Tip #29:Avoiding “shoppers” • Safari Specialist Michael Distler requests a non-refundable trip planning deposit of $500.00 which is later applied to the client’s final payment. • This ensures him that the client is serious as well as committed to him in moving forward with a time consuming planning process. • This has proven hugely successful and eliminated many travelers who are requesting suggested itineraries from multiple agents (often resulting in them booking on own).
Tip #30:Supplier partnerships • Choose your partners wisely and establish a good working relationship. • Most will be happy to assist you with having special requests met, making you look like the rock star. • On the other hand, a poor experience with no follow up to make things “right” with that guest, could lose you a great lifetime client.
Case Study 2: Hold a themed event that relates to a particular destination • Ultimately, a traveler is going to include more regions in their itinerary, but having a focus to the event sparks interest in prospective clients. • We recently held an Australian wine event where we teamed up with the South Australia Tourism Commission and other Australian suppliers, as well as a local wine shop that sells Australian wine. • The shop provided the event space at no cost and the supplier partners covered the food and wine expense so the cost to us was $0. • Of the 60 attendees, over 1/2 were new prospective clients that were invited by the wine store.
Tip #31:Technology • Staying competitive entails many things, but there is no substitute for customer service in our industry. • “Train” your clients on the hours you work and when you are available, but if you have not yet made the switch – a cell with email capabilities is essential to keeping an eye on after hours emergencies, short timeframe bookings and perhaps an around the world private jet trip that you may want to respond to right away.
Tip #32:Local Partnerships • Evaluate your surroundings, who is most active in the community and who travels most. • Clubs, organizations or just like minded people are great for group business. Perhaps your church or religious organization puts together a getaway every year. • Why aren’t you booking those 40 cabins or rooms?
Tip #33:Use social media • Promote business, expertise and travel offers daily via Facebook and Twitter.
Tip #34:Join a networking group in your area • Find a group where the focus is generating referrals and watch your business grow!
Tip #35:Give away a subscription to a travel publication • As a door prize, at a charity event donation or a gift to a client like Virtuoso Life or Travel + Leisure. • Use this as a reason to follow up (i.e. call or e-mail the client saying, "did you see the xx article in this month's issue? It reminded me of your interest in traveling to xx").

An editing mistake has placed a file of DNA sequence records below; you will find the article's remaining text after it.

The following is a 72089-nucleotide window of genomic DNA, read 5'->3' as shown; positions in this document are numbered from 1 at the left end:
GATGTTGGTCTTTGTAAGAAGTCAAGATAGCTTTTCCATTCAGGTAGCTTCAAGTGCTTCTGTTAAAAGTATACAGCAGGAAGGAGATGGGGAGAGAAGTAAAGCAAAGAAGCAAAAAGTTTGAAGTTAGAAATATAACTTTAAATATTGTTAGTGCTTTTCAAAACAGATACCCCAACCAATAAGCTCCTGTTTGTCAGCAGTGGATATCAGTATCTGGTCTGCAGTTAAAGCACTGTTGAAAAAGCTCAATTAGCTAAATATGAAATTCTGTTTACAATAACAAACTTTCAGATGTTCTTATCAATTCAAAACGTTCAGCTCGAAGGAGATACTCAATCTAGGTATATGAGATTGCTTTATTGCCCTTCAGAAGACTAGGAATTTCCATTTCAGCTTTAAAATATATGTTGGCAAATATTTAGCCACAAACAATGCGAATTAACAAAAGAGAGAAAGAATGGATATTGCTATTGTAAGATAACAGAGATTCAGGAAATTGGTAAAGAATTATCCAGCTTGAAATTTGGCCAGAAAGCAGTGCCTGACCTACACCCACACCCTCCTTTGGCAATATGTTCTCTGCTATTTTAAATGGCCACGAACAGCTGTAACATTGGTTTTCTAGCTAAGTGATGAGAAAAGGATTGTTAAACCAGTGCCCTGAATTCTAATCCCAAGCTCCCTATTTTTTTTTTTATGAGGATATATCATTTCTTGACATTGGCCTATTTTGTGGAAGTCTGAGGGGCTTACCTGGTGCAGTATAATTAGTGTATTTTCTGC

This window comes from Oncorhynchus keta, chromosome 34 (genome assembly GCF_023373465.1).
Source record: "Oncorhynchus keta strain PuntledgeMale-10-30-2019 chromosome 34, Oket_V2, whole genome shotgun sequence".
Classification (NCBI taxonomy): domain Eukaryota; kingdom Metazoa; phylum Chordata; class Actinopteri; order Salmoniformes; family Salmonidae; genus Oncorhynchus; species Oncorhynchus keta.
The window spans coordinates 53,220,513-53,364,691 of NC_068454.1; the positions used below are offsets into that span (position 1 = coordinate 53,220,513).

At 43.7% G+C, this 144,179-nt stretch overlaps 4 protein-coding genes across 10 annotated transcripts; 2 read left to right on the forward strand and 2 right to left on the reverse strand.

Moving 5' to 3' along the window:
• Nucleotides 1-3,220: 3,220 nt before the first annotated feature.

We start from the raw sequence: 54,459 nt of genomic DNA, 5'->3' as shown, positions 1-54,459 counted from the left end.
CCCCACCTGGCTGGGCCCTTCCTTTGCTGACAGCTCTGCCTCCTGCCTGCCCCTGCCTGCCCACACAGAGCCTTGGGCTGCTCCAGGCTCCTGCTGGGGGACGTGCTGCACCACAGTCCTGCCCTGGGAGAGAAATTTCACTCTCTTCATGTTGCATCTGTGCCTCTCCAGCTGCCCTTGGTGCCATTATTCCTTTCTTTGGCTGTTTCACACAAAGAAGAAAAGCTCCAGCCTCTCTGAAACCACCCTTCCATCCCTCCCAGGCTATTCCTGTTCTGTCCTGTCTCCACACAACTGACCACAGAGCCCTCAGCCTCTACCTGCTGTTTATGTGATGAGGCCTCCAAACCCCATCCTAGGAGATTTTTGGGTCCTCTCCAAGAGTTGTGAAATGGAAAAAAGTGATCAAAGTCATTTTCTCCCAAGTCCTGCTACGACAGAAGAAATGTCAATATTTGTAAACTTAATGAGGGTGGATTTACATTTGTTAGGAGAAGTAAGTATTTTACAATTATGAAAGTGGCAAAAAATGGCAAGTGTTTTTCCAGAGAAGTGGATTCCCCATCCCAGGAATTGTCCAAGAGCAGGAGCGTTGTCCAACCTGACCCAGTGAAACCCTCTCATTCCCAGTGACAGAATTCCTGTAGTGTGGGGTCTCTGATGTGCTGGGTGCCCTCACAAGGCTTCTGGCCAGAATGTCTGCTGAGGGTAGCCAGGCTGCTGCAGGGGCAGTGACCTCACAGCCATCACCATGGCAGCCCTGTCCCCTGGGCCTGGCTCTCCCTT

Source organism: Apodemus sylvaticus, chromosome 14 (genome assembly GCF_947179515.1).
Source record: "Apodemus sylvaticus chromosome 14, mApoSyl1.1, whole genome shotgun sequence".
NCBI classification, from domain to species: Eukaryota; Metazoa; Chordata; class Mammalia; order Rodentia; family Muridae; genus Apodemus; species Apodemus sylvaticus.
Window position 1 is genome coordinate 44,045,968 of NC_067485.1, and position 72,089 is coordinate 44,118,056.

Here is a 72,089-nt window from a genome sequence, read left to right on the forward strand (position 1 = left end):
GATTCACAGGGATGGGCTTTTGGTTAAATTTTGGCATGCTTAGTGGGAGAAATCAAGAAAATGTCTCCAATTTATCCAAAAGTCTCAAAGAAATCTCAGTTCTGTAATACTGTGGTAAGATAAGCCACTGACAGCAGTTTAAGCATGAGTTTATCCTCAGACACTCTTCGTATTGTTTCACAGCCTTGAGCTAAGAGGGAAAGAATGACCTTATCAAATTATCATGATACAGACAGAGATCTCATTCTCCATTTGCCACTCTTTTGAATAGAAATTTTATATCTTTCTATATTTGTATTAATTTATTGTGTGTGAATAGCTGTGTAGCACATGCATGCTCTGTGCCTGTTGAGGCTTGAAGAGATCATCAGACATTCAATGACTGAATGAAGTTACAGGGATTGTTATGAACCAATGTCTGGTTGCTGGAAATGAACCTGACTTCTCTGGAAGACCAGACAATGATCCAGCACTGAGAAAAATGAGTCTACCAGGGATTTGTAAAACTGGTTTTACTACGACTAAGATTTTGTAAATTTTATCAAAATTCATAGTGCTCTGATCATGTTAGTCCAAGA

Tip #36:Ask clients to write testimonials of your services • Encourage them to include photos from their trip. • Post these to your website or Linked In page.
Tip #37:Utilize honeymoon clients • Encourage honeymoon clients to post your contact information on their wedding website for guests wishing to purchase gifts or tours for the newlyweds to enjoying while on their honeymoon. • This gives you the opportunity to develop relationship with the wedding guest, who could potentially become a client.
Tip #38:“Let’s do lunch” • Ask a client to lunch and have them bring a friend or 2 to chat about travel.
Tip #39:Call every client who travels with you the week they return from their trip • Call them to say “Welcome Home.” • Thank them for their business. • Ask for their feedback. • Remind them that you value them as a client and will be more than happy to assist in planning their next vacation.
Tip #40:ASK for referrals, and set up a referral program • Ask your clients if they have friends or family members that may be interested in a cruise vacation. • For any referral that leads to a new booking give them a gift card to the store of their choice – or more $$ in credits to use towards future travel plans they may have.
Tip #41:Make one morning or afternoon a week‘Group Time’ • Work on outbound calls, mailings, even internet research on potential affinity and or common interest groups. • Do not answer the phone or any new e-mails for an hour and ONLY do the proactive group planning activities that will help you find and cultivate new groups.
Tip #42:Use your business card everywhere • It’s the most economical form of advertising • Pay the toll of the car behind you and ask the toll taker to give them your card. • Leave it with your tip in restaurants. • Put it on the community bulletin board at local grocery store.
Tip #43:Create an “advisory board” • Have agents call their top 5 clients and ask them to become an “advisory board.” • Meet every two months to discuss destinations and act as a focus group.
Tip #44:Require front line staff to make 5 telephone call outs to either past clients or new clients • Follow up with a HANDWRITTEN NOTE/POSTCARD. • Postage is cheap, but the handwriting will stand out in today’s computerized world!
Tip #45:Order FREE postcards from travel suppliers • Handwrite 5 personal notes everyday and send to your client base, friends and family. • It’s all about making sure they contact you for the greatest new specials and reminded them to book their vacations early. • Always have something in front of them at least 4 times a year and this feels personal. • That’s 25 a week 100 each month feel free to send more but get in the habit of sending at least 5 a day.